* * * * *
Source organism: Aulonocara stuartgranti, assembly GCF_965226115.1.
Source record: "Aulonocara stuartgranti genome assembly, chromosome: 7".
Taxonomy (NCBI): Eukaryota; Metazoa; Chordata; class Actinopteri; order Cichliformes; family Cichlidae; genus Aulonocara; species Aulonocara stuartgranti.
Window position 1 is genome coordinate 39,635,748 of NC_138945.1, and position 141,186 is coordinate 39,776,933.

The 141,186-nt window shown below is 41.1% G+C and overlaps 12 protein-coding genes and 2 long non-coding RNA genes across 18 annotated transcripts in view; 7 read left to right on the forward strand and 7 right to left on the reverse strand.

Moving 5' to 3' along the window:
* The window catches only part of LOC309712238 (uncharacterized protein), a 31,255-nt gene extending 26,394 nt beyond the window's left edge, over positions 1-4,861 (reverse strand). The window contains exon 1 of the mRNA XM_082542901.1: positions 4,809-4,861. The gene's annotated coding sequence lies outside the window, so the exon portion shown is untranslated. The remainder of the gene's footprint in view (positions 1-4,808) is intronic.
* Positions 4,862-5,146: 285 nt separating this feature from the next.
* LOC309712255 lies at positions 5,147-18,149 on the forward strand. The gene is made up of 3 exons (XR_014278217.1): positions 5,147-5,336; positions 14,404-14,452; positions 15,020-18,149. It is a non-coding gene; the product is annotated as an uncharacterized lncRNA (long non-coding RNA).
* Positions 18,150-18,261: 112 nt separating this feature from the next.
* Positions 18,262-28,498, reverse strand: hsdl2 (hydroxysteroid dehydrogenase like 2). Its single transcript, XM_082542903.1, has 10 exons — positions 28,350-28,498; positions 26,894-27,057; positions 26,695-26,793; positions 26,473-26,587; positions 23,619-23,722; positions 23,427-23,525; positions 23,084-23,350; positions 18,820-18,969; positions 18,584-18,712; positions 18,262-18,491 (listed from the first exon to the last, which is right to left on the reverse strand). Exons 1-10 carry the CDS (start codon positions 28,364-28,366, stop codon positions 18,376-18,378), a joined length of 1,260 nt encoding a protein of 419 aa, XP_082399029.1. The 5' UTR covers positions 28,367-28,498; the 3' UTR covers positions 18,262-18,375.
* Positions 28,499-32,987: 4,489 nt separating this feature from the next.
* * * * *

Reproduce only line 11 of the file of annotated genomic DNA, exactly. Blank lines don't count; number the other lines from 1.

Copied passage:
* Positions 18,262-28,498, reverse strand: hsdl2 (hydroxysteroid dehydrogenase like 2). Its single transcript, XM_082542903.1, has 10 exons — positions 28,350-28,498; positions 26,894-27,057; positions 26,695-26,793; positions 26,473-26,587; positions 23,619-23,722; positions 23,427-23,525; positions 23,084-23,350; positions 18,820-18,969; positions 18,584-18,712; positions 18,262-18,491 (listed from the first exon to the last, which is right to left on the reverse strand). Exons 1-10 carry the CDS (start codon positions 28,364-28,366, stop codon positions 18,376-18,378), a joined length of 1,260 nt encoding a protein of 419 aa, XP_082399029.1. The 5' UTR covers positions 28,367-28,498; the 3' UTR covers positions 18,262-18,375.